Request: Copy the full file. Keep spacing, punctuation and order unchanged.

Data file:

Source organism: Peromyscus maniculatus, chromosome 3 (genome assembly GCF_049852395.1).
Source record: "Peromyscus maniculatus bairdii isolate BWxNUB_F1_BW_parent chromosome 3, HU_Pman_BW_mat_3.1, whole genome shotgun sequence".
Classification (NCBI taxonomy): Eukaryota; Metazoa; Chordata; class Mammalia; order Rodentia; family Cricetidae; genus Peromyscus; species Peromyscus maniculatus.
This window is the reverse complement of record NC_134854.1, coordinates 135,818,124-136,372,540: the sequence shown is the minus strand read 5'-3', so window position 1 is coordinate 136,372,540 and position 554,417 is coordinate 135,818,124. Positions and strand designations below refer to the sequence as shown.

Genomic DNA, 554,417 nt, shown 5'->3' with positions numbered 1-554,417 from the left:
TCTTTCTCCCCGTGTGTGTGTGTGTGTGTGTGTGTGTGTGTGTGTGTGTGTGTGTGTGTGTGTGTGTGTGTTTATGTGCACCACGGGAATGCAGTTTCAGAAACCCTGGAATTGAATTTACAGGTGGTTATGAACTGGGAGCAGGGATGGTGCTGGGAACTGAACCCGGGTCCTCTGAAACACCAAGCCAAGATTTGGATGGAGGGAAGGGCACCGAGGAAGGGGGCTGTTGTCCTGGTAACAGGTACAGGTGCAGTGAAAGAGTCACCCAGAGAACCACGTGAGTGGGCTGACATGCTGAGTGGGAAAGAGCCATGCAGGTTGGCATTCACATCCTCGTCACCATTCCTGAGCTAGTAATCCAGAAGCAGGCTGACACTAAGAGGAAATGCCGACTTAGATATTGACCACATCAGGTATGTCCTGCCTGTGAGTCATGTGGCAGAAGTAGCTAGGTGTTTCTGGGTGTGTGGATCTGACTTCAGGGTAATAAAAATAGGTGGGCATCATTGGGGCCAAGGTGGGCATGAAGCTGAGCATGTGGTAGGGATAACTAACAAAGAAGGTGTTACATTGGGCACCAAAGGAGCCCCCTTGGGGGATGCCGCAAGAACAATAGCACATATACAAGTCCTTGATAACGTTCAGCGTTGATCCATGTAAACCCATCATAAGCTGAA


Source organism: Peromyscus maniculatus, chromosome 3 (genome assembly GCF_049852395.1).
Source record: "Peromyscus maniculatus bairdii isolate BWxNUB_F1_BW_parent chromosome 3, HU_Pman_BW_mat_3.1, whole genome shotgun sequence".
Classification (NCBI taxonomy): Eukaryota; Metazoa; Chordata; class Mammalia; order Rodentia; family Cricetidae; genus Peromyscus; species Peromyscus maniculatus.
This window is the reverse complement of record NC_134854.1, coordinates 135,818,124-136,372,540: the sequence shown is the minus strand read 5'-3', so window position 1 is coordinate 136,372,540 and position 554,417 is coordinate 135,818,124. Positions and strand designations below refer to the sequence as shown.

Genomic DNA, 554,417 nt, shown 5'->3' with positions numbered 1-554,417 from the left:
TCTTTCTCCCCGTGTGTGTGTGTGTGTGTGTGTGTGTGTGTGTGTGTGTGTGTGTGTGTGTGTGTGTGTGTTTATGTGCACCACGGGAATGCAGTTTCAGAAACCCTGGAATTGAATTTACAGGTGGTTATGAACTGGGAGCAGGGATGGTGCTGGGAACTGAACCCGGGTCCTCTGAAACACCAAGCCAAGATTTGGATGGAGGGAAGGGCACCGAGGAAGGGGGCTGTTGTCCTGGTAACAGGTACAGGTGCAGTGAAAGAGTCACCCAGAGAACCACGTGAGTGGGCTGACATGCTGAGTGGGAAAGAGCCATGCAGGTTGGCATTCACATCCTCGTCACCATTCCTGAGCTAGTAATCCAGAAGCAGGCTGACACTAAGAGGAAATGCCGACTTAGATATTGACCACATCAGGTATGTCCTGCCTGTGAGTCATGTGGCAGAAGTAGCTAGGTGTTTCTGGGTGTGTGGATCTGACTTCAGGGTAATAAAAATAGGTGGGCATCATTGGGGCCAAGGTGGGCATGAAGCTGAGCATGTGGTAGGGATAACTAACAAAGAAGGTGTTACATTGGGCACCAAAGGAGCCCCCTTGGGGGATGCCGCAAGAACAATAGCACATATACAAGTCCTTGATAACGTTCAGCGTTGATCCATGTAAACCCATCATAAGCTGAA